Senate: 28-30% Interest Rate Hurting SMEs, Economy


Damilola Oyedele in Abuja
The Senate has lamented that the current regime of high interest rates; between 28-30 per cent for the private sector, have continued to place a major burden on business investments, thereby negatively impacting the survival of Nigerian businesses.

The Senate noted further that only about three per cent of Small and Medium Scale Enterprises (SMEs) have access to credits from banks, even though they employ about 88 per cent of the national workforce, and are considered the backbone of the economy.

The upper legislative chamber therefore resolved to organise a round-table session with the Central Bank of Nigeria, Nigeria Deposit Insurance Corporation, industry experts and other stakeholders with a view to finding immediate, sustainable and lasting solutions, that would usher in a new interest rate regime that supports enterprise development in Nigeria.

The resolution followed a motion sponsored by the Chairman, Senate Committee on Banking, Insurance and other Financial Institutions, Senator Rafiu Adebayo Ibrahim (Kwara South) who noted that several developing nations have kept interest rates low and competitive.

“The current MPR of 14% has remain so, and very high compared to other developing nations such as Brazil; 10.25%, Kenya; 10%, South Africa; 7%, Rwanda: 6.25%, Bangladesh; 6.25%, Botswana 5.50%, and many West Africa countries with single digit MPR some as low as 2.95% (Cameroon),” he said.

Ibrahim said despite negative indices, banks continue to declare huge profit earnings and profitability, which as at March 31, 2017 increased significantly by 151.02% as Profit Before Tax stood at N186.1 trillion as against N74.1 trillion in December 2016.
“Worried that most of this profitability are derived from investment in risk free government securities such as treasury bills and bonds. Worried that the reported explosive increase in net credit to the government in April 2017 annualised to 72% compared to a programmed rate of 33.12% for the year and the significant decline in credit to private sector below 14.88% target for 2017,” he added.

These, Ibrahim noted, pretend grave challenges for future macro-economic stability if allowed to entrench, crowding out private sector borrowing from the economy.
“Lending rates to the private sector has hovered between 28% to 30% across board in 2017, if we are to make the necessary reforms of the economy work, we cannot neglect the challenges that increasing rates pose to the survival of business.”

He urged the CBN and Deposit Money Banks under its purview to adopt strategies that will lead to reduction on lending rates in the short to medium term, especially in the interest of nation building and poverty reduction, rather than profit making only.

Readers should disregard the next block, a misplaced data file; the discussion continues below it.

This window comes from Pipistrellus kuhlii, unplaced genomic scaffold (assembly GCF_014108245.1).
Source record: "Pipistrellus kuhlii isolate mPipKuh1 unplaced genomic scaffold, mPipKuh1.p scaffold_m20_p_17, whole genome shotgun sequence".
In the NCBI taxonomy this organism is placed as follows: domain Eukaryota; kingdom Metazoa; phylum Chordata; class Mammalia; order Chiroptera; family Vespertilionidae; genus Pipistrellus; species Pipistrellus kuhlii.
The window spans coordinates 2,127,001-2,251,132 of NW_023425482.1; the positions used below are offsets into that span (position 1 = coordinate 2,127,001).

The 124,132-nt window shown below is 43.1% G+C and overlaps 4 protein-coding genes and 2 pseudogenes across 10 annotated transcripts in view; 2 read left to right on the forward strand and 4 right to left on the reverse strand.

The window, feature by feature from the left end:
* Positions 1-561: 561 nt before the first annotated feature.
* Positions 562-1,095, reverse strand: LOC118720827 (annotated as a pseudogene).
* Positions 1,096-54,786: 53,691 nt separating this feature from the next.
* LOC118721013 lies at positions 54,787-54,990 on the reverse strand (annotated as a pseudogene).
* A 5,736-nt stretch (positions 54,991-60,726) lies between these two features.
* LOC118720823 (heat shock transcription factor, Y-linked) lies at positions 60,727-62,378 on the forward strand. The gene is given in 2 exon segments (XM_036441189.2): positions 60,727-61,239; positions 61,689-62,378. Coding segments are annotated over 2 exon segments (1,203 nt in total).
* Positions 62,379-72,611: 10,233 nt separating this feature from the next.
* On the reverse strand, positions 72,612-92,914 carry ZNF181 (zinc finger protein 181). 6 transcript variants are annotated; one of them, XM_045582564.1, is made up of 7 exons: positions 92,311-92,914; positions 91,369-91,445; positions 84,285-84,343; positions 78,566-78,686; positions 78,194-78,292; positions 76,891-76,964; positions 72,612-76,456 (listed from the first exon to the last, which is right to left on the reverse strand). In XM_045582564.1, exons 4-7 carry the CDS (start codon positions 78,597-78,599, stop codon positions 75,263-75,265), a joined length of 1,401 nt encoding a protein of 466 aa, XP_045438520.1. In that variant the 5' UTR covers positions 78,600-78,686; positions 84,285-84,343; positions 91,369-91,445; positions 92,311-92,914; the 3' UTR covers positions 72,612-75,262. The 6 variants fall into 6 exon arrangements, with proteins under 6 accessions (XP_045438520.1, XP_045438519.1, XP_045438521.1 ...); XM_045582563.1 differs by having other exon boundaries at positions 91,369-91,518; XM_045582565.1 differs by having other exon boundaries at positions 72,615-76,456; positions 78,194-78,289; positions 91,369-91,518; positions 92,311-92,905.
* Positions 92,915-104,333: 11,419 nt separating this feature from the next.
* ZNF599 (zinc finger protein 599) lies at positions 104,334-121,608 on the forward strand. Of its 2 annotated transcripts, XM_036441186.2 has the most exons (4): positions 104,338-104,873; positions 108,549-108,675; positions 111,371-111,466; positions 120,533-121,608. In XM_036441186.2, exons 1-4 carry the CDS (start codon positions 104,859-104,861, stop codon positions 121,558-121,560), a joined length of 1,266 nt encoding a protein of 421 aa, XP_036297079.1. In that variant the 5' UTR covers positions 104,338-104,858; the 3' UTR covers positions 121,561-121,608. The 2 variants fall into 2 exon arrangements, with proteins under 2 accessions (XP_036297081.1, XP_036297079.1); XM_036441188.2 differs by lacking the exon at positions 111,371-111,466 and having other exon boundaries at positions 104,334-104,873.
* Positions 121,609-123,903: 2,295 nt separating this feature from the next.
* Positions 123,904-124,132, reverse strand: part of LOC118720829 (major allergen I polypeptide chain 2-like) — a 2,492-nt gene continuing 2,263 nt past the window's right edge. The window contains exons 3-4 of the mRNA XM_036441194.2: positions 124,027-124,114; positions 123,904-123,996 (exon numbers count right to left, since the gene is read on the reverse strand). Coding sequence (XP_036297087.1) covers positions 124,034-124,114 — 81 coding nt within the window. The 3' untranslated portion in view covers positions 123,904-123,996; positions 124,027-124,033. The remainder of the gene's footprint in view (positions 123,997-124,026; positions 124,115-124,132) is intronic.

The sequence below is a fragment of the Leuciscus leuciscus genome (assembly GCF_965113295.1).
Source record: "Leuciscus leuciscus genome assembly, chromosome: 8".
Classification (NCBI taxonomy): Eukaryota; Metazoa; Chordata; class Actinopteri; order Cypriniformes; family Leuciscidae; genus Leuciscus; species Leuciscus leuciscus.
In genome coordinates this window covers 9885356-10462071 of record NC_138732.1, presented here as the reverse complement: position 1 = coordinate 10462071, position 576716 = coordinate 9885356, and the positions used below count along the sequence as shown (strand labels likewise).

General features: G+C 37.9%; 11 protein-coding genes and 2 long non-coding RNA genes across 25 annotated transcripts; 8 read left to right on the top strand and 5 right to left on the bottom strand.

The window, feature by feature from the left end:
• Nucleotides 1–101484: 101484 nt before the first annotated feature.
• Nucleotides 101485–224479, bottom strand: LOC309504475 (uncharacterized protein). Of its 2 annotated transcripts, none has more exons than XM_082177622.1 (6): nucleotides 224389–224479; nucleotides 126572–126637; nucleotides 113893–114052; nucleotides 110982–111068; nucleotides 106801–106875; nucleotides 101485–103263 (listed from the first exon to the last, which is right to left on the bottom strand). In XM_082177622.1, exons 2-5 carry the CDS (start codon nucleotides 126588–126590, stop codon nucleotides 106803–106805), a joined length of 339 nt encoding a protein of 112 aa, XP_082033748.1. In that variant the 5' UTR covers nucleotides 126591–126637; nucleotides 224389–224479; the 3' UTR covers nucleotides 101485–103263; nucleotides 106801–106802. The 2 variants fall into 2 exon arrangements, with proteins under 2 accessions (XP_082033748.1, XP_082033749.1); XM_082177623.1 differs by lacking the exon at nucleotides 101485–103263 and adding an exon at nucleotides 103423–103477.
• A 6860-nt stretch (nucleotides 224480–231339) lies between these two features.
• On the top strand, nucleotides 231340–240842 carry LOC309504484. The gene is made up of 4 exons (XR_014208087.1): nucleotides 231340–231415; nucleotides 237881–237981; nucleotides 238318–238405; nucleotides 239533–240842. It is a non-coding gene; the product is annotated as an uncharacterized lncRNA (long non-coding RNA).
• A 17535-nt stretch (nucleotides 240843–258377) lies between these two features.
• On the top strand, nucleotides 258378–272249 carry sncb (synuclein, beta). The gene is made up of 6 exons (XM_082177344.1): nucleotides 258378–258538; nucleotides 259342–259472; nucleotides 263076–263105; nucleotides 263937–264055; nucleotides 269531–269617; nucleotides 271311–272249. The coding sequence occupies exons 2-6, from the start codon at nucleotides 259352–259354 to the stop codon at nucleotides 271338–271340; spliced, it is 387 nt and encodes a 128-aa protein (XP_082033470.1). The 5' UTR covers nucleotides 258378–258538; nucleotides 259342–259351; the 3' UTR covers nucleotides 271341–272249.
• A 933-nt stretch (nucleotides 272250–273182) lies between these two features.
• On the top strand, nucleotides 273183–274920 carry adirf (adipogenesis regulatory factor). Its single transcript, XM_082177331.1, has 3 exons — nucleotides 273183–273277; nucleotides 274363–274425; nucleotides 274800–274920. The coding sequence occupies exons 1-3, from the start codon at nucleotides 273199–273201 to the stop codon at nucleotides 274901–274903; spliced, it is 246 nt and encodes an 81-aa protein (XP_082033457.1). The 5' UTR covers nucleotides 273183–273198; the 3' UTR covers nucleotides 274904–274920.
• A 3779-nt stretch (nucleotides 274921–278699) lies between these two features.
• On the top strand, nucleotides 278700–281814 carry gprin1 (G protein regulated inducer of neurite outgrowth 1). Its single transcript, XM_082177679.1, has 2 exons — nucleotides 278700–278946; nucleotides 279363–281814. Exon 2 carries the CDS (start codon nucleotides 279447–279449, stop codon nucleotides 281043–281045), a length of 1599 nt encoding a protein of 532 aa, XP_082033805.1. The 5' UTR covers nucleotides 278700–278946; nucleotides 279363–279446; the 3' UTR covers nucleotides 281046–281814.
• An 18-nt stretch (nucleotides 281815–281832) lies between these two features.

Contributing to the debate, the Deputy Majority Leader, Senator Bala Ibn Na’Allah, said the apex bank seems to be losing control of the banking sector, and queried whether the nation’s banking sector qualifies to be called a banking sector that is sensitive to national development.

“First, we must admit the fact that we have one of the most unpredictable economies in the world and the reason being that the CBN has lost its grip (on the sector). In one day it is the regulator and participant in the banking industry and in another day it even goes outside its mandate.”

“What explains this is simple: our investors in the banking sector have constituted themselves into a cartel and, therefore, they possess the capacity to manipulate the fiscal and monetary policies, and ensure that at no time will the two come together for the purpose of stabilising the economy. When it stabilises, they become the losers,” he alleged.

Presiding, Senate President, Dr. Bukola Saraki said while the CBN has made appreciable progress at boosting the value of the Naira, attention need to be focused on lowering interest rates.

“There is no doubt that this is an area where we must provide leadership. There are always the issues of exchange rates and interest rates. As of now, it is always clear that the CBN has, to some extent, made a lot of progress in addressing the issue of exchange rate,” he said.

“We now have a problem with the interest rates and it goes beyond the monetary institution, it includes the fiscal authorities because we cannot live in a society where companies are closing up or sacking people and the institutions declare mega profits. That means there is something wrong there,” the Senate President added.